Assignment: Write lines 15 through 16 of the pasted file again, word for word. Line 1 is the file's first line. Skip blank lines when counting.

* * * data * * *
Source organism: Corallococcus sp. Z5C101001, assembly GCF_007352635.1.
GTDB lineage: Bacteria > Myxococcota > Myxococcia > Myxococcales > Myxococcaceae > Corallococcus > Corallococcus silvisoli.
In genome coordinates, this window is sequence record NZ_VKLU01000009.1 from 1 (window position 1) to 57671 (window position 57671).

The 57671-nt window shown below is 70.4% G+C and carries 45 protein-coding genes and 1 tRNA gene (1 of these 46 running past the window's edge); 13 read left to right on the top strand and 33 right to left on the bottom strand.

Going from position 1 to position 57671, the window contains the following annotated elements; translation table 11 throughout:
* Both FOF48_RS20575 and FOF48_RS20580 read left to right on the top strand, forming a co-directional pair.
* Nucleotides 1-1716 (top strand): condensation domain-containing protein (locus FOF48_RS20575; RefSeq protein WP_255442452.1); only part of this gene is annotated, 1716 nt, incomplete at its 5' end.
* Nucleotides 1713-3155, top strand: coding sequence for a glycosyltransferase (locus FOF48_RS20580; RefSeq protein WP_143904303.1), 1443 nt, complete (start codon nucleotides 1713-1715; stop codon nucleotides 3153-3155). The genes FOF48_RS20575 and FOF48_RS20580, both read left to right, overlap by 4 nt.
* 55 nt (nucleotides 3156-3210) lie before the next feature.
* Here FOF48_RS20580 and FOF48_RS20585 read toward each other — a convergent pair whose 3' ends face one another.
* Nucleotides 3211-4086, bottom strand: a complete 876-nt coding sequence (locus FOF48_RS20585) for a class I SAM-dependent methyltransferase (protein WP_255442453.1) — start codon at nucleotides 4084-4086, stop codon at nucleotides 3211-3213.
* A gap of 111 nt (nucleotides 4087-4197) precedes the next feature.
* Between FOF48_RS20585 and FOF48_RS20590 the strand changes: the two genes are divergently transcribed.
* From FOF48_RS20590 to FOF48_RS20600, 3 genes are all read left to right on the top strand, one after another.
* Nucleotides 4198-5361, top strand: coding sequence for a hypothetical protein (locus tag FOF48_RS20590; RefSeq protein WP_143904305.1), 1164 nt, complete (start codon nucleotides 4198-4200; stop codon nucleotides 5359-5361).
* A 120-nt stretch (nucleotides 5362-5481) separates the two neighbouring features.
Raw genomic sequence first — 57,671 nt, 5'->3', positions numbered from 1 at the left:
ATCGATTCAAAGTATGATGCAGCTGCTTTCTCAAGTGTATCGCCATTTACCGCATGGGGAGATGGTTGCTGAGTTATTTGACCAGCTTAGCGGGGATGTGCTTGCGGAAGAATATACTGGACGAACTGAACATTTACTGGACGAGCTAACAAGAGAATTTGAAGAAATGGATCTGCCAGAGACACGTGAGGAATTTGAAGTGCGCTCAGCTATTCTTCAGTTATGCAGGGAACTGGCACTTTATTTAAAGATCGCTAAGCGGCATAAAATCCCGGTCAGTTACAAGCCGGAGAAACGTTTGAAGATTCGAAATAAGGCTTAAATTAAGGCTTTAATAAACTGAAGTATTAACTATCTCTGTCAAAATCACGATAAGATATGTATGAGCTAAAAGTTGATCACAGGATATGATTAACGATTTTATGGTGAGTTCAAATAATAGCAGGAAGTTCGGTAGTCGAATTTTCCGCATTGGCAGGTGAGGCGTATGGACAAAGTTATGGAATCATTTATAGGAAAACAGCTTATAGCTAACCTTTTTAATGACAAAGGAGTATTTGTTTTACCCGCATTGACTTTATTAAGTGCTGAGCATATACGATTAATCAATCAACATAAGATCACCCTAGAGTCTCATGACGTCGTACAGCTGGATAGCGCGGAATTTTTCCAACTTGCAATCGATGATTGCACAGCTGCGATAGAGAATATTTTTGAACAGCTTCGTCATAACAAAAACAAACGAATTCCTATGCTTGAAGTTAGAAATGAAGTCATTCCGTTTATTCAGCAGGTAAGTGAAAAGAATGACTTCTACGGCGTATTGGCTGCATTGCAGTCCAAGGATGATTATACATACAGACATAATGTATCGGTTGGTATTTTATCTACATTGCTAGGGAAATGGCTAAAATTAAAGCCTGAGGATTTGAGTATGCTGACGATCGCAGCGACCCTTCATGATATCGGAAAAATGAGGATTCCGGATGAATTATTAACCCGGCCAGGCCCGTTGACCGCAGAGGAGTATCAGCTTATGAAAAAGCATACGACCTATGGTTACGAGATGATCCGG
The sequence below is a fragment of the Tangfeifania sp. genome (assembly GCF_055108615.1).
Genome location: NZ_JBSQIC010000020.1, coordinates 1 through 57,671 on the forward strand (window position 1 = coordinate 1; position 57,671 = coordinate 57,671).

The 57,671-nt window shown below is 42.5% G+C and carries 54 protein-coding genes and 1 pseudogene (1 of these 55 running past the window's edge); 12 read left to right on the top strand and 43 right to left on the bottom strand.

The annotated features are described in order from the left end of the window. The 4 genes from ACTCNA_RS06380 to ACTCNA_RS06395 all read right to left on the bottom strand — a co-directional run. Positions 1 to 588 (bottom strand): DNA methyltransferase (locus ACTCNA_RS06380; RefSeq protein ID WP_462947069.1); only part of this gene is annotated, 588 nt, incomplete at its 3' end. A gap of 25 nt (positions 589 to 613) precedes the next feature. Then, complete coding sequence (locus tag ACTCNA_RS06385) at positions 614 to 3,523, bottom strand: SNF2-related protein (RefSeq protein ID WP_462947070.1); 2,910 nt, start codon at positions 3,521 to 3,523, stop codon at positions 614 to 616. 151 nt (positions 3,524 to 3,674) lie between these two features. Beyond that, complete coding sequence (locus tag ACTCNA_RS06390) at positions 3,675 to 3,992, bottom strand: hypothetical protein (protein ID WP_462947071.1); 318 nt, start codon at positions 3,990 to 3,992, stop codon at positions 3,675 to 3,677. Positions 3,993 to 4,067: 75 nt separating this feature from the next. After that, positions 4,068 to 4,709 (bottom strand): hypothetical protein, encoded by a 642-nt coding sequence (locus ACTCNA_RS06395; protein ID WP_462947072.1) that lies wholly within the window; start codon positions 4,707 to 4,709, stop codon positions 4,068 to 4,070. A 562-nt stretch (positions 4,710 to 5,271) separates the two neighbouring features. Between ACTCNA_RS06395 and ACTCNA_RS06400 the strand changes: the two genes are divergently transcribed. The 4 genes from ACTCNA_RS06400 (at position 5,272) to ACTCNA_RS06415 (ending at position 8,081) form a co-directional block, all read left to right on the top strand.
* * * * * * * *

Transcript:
* Nucleotides 4198-5361, top strand: coding sequence for a hypothetical protein (locus tag FOF48_RS20590; RefSeq protein WP_143904305.1), 1164 nt, complete (start codon nucleotides 4198-4200; stop codon nucleotides 5359-5361).
* A 120-nt stretch (nucleotides 5362-5481) separates the two neighbouring features.